Revised Nunavut preferential contract policy in GN’s hands
“Over the years, there have been loop holes and now we’re tightening those”
Nunavut Tunngavik Inc. has signed off on revisions to the Nunavummi Nangminiqaqtunik Ikajuuti policy, or NNI policy, the organization’s president said in a recent interview.
That’s the policy designed to give Inuit firms an advantage when bidding on government contracts, a policy NTI helped to draft and implement with Government of Nunavut in 2000.
“The revised NNI policy has been presented to the GN,” said NTI President Cathy Towtongie.
Towtongie said she and the former Minister of Economic Development and Transportation, George Kuksuk, agreed to the revisions last year.
Taptuna reassigned Kuksuk to the family services portfolio in November 2015, and moved Monica Ell to the ED&T portfolio.
“I have been pushing the GN to make the revised NNI policy come into existence… Over the years, there have been loop holes and now we’re tightening those,” Towtongie said.
She offered no specific details but added, “I do hope the GN will pass the new policy soon.”
The NNI policy aims to help fulfill Article 24 in the Nunavut Land Claims Agreement.
That article says that federal and territorial governments will provide “reasonable support and assistance,” to Inuit firms bidding on government contracts.
The policy adjusts contract bids by adding value to bids made by Inuit firms to give them an advantage over non-Inuit firms bidding on the same contracts.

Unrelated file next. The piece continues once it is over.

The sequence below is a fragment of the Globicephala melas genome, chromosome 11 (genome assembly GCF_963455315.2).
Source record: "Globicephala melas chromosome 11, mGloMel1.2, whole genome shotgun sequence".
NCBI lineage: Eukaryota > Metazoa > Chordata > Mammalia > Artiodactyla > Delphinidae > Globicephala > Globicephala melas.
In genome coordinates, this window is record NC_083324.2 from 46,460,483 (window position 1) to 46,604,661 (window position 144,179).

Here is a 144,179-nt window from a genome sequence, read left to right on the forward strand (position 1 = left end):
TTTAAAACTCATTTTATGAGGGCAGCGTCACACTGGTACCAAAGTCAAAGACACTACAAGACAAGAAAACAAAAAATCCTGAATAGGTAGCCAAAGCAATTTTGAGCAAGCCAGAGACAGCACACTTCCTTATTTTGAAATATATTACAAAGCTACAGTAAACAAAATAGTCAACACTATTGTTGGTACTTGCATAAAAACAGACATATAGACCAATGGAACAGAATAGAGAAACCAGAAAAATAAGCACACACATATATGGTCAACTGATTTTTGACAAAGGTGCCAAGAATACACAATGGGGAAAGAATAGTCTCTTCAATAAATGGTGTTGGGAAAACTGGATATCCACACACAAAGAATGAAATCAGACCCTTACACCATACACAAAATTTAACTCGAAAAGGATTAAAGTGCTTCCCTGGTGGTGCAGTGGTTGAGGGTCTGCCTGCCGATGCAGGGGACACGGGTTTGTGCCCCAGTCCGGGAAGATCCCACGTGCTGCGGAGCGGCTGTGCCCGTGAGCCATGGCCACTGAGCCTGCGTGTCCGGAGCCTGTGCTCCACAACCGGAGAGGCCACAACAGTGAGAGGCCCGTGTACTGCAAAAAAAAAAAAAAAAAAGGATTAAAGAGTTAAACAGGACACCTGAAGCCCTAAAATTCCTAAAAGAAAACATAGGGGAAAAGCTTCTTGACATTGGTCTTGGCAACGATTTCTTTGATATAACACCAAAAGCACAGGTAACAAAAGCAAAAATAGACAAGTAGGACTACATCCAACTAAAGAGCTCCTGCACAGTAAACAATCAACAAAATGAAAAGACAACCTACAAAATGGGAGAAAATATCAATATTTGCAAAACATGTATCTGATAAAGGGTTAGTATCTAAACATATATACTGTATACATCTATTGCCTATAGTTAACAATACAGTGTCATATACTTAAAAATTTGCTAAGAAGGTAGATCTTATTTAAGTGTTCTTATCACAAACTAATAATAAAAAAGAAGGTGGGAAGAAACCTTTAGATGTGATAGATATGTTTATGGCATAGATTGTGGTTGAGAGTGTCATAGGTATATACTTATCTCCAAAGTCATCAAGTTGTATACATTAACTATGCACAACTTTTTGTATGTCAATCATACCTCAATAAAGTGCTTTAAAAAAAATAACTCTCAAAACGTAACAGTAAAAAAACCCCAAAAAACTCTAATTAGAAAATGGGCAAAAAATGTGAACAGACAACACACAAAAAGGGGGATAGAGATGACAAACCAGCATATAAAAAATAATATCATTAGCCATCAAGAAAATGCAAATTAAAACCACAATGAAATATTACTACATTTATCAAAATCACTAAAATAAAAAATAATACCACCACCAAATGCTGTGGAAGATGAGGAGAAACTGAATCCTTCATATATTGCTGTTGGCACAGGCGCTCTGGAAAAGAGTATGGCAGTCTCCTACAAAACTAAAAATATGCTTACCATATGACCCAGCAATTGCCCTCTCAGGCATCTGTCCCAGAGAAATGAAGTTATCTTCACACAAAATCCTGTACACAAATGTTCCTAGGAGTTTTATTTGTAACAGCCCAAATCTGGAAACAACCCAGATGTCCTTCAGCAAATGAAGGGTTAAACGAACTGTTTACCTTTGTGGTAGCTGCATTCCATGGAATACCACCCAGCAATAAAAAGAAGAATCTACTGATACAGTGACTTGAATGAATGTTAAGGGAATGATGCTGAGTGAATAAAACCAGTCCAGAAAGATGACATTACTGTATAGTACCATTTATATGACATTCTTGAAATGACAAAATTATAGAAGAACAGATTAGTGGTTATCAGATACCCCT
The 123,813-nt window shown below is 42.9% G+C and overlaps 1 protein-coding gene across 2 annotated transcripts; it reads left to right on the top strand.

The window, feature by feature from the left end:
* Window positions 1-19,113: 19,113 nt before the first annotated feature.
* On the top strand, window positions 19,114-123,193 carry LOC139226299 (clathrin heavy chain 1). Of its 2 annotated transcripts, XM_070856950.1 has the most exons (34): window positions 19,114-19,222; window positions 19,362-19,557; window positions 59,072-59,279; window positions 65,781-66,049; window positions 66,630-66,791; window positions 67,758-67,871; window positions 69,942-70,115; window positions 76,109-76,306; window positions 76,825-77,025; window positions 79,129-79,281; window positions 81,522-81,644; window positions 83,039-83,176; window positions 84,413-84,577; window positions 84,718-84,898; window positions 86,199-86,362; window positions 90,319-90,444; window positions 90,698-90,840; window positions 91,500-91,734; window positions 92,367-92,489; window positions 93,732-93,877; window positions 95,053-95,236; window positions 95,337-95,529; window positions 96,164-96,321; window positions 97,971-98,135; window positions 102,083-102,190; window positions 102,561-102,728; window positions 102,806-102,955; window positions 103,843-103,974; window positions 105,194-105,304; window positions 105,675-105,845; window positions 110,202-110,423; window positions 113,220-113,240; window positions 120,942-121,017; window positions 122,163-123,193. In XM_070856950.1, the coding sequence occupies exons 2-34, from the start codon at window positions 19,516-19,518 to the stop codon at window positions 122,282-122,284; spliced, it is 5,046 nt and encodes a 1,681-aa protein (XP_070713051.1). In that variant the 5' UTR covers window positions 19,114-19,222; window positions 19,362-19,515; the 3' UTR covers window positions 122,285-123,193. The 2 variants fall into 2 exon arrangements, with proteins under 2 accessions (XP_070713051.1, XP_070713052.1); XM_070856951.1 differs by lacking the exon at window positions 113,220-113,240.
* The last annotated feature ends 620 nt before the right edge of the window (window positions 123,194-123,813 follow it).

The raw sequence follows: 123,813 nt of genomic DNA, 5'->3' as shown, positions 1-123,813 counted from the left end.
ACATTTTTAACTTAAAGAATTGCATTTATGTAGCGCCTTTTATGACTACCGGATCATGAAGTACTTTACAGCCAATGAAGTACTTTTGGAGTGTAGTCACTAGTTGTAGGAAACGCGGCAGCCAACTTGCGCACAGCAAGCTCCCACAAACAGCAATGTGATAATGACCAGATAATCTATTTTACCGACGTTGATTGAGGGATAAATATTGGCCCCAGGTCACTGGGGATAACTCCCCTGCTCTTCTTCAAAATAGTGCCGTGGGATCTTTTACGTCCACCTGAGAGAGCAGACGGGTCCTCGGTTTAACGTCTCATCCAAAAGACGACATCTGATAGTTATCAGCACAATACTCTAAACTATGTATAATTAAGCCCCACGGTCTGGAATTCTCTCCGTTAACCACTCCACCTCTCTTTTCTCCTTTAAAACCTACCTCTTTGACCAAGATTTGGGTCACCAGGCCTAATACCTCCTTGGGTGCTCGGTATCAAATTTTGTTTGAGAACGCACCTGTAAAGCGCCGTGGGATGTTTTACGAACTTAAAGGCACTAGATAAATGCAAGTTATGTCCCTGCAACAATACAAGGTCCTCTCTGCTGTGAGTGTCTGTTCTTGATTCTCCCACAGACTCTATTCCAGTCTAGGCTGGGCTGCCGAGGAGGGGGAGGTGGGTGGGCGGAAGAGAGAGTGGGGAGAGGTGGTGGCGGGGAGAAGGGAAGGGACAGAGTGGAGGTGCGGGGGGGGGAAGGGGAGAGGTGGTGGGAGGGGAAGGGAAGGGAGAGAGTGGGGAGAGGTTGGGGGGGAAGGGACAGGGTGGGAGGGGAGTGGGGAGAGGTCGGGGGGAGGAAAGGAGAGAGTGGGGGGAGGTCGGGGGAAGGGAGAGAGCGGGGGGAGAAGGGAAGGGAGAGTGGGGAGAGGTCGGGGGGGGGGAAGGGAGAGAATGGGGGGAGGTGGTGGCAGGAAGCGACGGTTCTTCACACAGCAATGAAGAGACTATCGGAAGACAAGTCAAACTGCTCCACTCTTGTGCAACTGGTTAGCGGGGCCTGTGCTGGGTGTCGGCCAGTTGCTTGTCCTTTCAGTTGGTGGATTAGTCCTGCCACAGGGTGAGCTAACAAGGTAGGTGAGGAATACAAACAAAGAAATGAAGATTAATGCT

But the NNI policy has yet to live up to its potential.
For example, a report tabled during the 2016 winter sitting of the legislature by the Department of Community and Government Services said the number of bids adjusted by the NNI policy remained “low” during the 2014-15 fiscal year.
It said NNI adjustments were made to fewer than three per cent of contracts awarded.
And while the overall volume of contracts awarded by the department rose by nearly 40 per cent over the past eight years, the report shows that the increase in contracts to Inuit firms was much more modest.
Inuit firms saw a six per cent increase in the volume of contracts over that time, while non-Inuit firms received 72 per cent more contracts, the report noted.
The Nunavut government commissioned a comprehensive review of the policy in 2012 — the third such review since the policy came into effect.
The GN made no revisions to the policy after the 2008 review, the report said, so many of the same problems persisted in 2012.
“The strengths and shortcomings of the NNI policy have been documented in previous comprehensive reviews… but still, the concerns that have infected the value served by the NNI policy remain,” the 2012 report said.